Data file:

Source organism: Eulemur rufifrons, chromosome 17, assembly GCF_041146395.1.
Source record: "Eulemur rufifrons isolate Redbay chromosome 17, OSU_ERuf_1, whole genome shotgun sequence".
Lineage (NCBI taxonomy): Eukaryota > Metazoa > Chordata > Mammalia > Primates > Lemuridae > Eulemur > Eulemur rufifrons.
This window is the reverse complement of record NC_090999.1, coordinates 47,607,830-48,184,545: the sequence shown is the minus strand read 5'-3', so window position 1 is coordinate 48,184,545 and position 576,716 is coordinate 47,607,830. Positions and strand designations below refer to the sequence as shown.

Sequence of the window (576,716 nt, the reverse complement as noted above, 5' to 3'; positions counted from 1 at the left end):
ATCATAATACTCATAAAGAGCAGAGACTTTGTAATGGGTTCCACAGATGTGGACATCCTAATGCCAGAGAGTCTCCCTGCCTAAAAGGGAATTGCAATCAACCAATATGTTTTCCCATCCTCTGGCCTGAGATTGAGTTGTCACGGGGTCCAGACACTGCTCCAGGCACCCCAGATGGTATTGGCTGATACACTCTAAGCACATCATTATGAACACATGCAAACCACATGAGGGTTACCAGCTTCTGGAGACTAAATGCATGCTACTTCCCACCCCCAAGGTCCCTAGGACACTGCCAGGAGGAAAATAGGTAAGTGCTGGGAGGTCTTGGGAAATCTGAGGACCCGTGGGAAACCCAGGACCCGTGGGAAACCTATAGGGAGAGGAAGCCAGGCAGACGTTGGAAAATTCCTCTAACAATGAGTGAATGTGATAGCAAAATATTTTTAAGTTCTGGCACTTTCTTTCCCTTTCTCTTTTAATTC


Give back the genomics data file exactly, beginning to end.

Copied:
Source organism: Eulemur rufifrons, chromosome 17, assembly GCF_041146395.1.
Source record: "Eulemur rufifrons isolate Redbay chromosome 17, OSU_ERuf_1, whole genome shotgun sequence".
Lineage (NCBI taxonomy): Eukaryota > Metazoa > Chordata > Mammalia > Primates > Lemuridae > Eulemur > Eulemur rufifrons.
This window is the reverse complement of record NC_090999.1, coordinates 47,607,830-48,184,545: the sequence shown is the minus strand read 5'-3', so window position 1 is coordinate 48,184,545 and position 576,716 is coordinate 47,607,830. Positions and strand designations below refer to the sequence as shown.

Sequence of the window (576,716 nt, the reverse complement as noted above, 5' to 3'; positions counted from 1 at the left end):
ATCATAATACTCATAAAGAGCAGAGACTTTGTAATGGGTTCCACAGATGTGGACATCCTAATGCCAGAGAGTCTCCCTGCCTAAAAGGGAATTGCAATCAACCAATATGTTTTCCCATCCTCTGGCCTGAGATTGAGTTGTCACGGGGTCCAGACACTGCTCCAGGCACCCCAGATGGTATTGGCTGATACACTCTAAGCACATCATTATGAACACATGCAAACCACATGAGGGTTACCAGCTTCTGGAGACTAAATGCATGCTACTTCCCACCCCCAAGGTCCCTAGGACACTGCCAGGAGGAAAATAGGTAAGTGCTGGGAGGTCTTGGGAAATCTGAGGACCCGTGGGAAACCCAGGACCCGTGGGAAACCTATAGGGAGAGGAAGCCAGGCAGACGTTGGAAAATTCCTCTAACAATGAGTGAATGTGATAGCAAAATATTTTTAAGTTCTGGCACTTTCTTTCCCTTTCTCTTTTAATTC